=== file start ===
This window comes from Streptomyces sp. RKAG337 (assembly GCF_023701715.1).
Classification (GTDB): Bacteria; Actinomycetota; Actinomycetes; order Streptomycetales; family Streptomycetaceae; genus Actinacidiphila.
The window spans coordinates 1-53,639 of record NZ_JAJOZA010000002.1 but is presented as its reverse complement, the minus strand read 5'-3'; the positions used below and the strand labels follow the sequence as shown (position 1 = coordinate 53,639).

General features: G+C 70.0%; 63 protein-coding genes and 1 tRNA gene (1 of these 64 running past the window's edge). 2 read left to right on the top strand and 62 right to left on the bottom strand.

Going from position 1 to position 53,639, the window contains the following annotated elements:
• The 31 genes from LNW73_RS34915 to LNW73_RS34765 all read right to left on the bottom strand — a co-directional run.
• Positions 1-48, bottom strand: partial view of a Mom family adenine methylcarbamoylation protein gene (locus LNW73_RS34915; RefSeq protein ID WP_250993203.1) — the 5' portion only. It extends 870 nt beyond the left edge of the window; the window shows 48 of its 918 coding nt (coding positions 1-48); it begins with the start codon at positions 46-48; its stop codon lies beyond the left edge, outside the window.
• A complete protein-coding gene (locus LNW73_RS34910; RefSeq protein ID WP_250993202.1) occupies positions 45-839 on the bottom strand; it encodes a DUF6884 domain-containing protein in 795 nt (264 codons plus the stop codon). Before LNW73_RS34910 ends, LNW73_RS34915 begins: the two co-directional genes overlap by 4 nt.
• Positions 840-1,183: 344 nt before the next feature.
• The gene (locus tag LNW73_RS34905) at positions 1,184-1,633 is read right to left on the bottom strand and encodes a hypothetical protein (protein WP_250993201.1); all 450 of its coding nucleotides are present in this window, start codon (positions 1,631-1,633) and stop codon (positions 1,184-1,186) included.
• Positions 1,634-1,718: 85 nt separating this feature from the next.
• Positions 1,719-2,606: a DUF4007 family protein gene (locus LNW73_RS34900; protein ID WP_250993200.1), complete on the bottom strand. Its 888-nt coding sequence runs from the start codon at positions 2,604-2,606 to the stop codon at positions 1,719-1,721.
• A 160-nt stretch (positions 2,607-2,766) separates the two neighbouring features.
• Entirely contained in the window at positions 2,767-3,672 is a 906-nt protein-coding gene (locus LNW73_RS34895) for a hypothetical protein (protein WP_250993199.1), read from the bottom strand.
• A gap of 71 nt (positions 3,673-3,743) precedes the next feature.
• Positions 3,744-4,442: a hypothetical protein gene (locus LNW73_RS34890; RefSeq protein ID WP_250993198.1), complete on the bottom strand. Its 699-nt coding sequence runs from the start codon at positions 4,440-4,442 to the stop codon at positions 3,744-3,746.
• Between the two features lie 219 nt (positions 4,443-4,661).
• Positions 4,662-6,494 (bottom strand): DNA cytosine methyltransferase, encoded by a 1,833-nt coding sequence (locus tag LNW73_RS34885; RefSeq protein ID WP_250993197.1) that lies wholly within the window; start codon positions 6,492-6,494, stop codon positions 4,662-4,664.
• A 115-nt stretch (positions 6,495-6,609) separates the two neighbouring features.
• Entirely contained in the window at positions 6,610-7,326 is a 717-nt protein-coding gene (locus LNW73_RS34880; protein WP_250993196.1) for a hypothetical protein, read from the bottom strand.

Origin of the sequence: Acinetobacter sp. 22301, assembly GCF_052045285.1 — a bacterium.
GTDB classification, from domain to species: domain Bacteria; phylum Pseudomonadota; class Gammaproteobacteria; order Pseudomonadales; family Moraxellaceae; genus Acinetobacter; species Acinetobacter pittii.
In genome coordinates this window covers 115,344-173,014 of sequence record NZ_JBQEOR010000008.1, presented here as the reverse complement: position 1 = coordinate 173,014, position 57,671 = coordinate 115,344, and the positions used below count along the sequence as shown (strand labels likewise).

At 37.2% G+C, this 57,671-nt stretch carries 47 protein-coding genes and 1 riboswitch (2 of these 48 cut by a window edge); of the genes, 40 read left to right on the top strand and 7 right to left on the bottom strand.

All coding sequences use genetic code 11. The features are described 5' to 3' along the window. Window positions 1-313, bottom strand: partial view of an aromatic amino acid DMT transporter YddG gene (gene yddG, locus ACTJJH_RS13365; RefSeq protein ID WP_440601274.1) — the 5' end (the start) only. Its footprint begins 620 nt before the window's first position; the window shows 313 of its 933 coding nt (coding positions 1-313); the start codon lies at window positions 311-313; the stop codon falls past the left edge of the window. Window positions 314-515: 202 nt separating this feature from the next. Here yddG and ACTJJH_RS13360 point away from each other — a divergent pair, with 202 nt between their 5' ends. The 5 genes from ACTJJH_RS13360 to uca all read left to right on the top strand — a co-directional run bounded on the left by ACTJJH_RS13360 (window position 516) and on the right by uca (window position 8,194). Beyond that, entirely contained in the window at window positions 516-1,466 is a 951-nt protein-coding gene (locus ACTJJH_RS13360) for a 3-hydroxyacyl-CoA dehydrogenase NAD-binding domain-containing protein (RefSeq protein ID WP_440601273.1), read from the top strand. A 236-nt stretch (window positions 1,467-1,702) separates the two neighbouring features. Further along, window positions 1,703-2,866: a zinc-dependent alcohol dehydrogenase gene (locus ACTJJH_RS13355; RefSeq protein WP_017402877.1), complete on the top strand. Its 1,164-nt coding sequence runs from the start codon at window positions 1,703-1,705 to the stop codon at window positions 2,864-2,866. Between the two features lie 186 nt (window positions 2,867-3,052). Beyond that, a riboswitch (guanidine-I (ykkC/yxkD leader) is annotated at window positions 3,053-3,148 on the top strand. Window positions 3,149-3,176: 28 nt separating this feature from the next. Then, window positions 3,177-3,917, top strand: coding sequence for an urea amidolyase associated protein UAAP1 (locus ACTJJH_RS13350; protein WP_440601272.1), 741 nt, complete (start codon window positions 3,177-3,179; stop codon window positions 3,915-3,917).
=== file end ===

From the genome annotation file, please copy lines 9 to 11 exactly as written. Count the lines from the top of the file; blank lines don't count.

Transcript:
• Positions 840-1,183: 344 nt before the next feature.
• The gene (locus tag LNW73_RS34905) at positions 1,184-1,633 is read right to left on the bottom strand and encodes a hypothetical protein (protein WP_250993201.1); all 450 of its coding nucleotides are present in this window, start codon (positions 1,631-1,633) and stop codon (positions 1,184-1,186) included.
• Positions 1,634-1,718: 85 nt separating this feature from the next.